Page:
Treating public sector pay or welfare as separate elements and attributing to them the excess of spending over income is a  further classic case of mental accounting.  It may also demonstrate a blindness, willful or otherwise, on the part of the speaker about what exactly constitutes the structure of government spending and revenue. If we examine (data taken from eurostat)  the government expenditure and revenue over the last 18 years we find that by far the typical pattern is for the sum of public sector wages and pensions plus social welfare to be be vastly exceeded by the total tax plus social insurance take. Only in 2009 and 2010 was this not the case. Now, one might well argue that we do not want to spend money on these issues but that is  a separate issue. Below is a summary (go to http://appsso.eurostat.ec.europa.eu/nui/show.do?dataset=gov_a_main&lang=en and play around yourself…) income and expenditure account for the General Government sector in Ireland

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What is clear is that if we want to play the mental accounting game we need to accept that depending on the categories we use the result will differ. This is of course another psychological bias, that of framing..But from a purely cash basis we raise enough to pay our teachers and doctors and to pay the welfare. We might not want to pay these sums, and thats a separate argument, but to state that we do not as a state raise enough money for them is fallacious.

Where then does the money go? See below…The large blip in the “other” category represents our cash bailout..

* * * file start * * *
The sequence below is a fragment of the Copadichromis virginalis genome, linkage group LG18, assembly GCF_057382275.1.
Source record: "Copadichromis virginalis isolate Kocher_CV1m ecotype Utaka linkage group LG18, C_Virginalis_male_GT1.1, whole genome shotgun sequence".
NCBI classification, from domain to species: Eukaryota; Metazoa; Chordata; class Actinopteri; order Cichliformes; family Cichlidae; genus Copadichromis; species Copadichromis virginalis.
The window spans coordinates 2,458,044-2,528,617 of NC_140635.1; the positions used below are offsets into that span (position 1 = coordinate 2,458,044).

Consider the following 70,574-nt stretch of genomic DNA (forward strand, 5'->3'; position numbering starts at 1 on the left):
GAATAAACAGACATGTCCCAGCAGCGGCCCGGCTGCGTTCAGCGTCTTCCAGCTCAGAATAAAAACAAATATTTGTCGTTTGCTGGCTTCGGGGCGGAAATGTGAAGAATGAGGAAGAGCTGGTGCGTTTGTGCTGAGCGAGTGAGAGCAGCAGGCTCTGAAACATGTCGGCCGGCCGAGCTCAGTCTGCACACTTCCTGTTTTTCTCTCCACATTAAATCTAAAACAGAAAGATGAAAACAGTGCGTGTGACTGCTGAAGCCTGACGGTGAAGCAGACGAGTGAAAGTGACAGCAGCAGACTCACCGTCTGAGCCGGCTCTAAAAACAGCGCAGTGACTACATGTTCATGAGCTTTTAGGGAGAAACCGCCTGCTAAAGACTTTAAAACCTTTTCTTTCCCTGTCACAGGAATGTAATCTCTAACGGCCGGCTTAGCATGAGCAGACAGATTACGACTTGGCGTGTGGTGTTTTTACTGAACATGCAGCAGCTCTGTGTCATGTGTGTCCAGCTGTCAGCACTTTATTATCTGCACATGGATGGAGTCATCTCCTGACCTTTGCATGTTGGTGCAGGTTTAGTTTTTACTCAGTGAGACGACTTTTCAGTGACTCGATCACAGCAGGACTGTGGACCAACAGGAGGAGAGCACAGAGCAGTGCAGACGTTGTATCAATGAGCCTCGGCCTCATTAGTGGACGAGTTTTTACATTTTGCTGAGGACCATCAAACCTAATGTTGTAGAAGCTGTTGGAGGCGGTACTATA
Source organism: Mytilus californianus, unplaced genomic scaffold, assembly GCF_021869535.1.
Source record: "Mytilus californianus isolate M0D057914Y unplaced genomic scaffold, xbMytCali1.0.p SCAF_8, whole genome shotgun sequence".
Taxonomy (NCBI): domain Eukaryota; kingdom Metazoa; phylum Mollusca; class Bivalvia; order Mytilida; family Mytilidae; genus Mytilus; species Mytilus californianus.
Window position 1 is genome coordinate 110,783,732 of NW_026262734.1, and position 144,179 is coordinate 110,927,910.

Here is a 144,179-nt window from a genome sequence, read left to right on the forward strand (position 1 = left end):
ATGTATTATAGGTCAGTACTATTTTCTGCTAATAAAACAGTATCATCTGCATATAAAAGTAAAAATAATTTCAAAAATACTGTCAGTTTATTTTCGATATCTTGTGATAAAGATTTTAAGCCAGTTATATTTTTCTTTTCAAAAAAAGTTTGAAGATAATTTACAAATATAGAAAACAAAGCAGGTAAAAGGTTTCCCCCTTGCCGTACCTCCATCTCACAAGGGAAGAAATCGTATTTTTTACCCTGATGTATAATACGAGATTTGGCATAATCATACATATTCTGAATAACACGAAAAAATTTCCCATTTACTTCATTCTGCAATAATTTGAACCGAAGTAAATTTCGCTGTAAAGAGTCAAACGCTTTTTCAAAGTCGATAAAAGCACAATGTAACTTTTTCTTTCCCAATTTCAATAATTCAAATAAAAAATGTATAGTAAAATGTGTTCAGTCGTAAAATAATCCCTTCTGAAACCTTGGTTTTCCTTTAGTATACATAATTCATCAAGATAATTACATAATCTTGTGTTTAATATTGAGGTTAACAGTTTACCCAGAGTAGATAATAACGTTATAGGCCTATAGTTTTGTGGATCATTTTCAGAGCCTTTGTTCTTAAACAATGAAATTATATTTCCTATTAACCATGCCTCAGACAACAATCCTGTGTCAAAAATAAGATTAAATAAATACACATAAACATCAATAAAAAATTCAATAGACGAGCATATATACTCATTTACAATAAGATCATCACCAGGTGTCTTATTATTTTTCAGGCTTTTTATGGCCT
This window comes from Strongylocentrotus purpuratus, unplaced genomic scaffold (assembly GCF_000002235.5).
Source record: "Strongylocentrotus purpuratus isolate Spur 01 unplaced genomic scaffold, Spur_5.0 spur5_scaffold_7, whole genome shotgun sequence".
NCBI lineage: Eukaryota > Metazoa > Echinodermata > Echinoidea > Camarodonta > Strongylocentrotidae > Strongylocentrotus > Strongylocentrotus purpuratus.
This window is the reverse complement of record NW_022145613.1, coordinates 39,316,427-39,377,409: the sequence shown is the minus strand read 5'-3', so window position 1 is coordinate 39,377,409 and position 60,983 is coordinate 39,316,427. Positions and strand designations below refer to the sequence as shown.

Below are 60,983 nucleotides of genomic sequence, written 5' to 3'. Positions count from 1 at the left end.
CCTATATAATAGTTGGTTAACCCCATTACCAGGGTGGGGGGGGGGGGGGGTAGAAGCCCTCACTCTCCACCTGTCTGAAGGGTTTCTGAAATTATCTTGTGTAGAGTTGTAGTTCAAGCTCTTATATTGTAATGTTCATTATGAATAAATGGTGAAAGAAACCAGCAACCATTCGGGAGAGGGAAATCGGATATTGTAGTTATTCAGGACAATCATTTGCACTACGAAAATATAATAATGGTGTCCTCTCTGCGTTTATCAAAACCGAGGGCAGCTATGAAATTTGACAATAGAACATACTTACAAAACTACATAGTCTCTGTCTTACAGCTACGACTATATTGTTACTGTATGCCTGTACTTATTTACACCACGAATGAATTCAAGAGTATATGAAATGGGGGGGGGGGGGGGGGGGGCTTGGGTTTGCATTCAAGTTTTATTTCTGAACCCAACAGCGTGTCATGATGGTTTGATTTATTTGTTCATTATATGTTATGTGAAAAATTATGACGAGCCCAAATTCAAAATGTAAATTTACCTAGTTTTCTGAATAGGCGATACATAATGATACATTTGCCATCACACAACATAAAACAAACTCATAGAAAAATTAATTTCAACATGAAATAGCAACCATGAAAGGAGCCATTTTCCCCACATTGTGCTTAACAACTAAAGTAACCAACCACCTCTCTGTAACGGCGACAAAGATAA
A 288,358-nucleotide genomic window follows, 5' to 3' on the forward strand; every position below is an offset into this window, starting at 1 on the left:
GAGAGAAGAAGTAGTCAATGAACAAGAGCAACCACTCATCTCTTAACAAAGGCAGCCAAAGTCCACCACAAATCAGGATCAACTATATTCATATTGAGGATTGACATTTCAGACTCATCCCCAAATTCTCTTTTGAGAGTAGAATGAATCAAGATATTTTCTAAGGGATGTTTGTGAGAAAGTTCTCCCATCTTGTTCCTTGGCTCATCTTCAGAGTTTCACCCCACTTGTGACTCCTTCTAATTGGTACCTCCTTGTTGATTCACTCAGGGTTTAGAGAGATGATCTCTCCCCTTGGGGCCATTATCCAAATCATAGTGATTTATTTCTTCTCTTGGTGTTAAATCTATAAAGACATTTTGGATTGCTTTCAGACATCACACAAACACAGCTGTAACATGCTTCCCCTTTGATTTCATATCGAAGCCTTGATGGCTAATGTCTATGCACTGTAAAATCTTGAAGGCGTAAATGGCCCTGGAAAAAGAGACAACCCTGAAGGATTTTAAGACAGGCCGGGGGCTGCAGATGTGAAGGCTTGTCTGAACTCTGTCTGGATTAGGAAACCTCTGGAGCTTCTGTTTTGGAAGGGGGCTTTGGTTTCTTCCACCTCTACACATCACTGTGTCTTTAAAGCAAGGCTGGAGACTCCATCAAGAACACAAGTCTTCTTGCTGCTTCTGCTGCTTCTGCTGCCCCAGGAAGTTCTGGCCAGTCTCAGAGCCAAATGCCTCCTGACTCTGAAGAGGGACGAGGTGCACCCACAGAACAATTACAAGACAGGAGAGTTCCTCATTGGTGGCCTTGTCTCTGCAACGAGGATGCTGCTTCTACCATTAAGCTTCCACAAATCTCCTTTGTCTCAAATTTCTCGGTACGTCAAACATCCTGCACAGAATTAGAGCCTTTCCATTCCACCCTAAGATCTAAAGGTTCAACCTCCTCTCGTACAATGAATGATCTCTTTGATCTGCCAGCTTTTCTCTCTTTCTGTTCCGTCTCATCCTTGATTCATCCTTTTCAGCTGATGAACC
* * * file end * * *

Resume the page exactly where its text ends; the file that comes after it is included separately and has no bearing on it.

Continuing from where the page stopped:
We as a state incur other costs ; capital goods and equipment depreciates and that accounts for a couple of billion per annum. Even factoring in this we still about break even. We have to pay for goods and services, we subsidize private enterprise and these plus the interest on the national debt are for what, at least as arguably as the wages of nurses or the dole,  we borrow a billion a month. In fact this year the total deficit is pretty much the sum of what we spend on private sector provided goods and services plus interest.  Anyone who has any experience of public sector procurement knows that there is vast waste. Private sector companies have done as least as well out of the public purse as have the public sector workers over the years.  There was in relation to private sector professional services a Golconda of expenditure that  rained forth. No public sector manager will yet get fired for seeking additional vastly expensive legal advice from large law firms or seeking accounting or consulting advice. They might for hiring  a new staffer…. The interest bill also requires some thought. That which has tipped us over the edge is the cost of the bank bailout. And we bailed out non Irish bondholders and Irish based depositors.  The ongoing cost of this  are part of the borrowing also.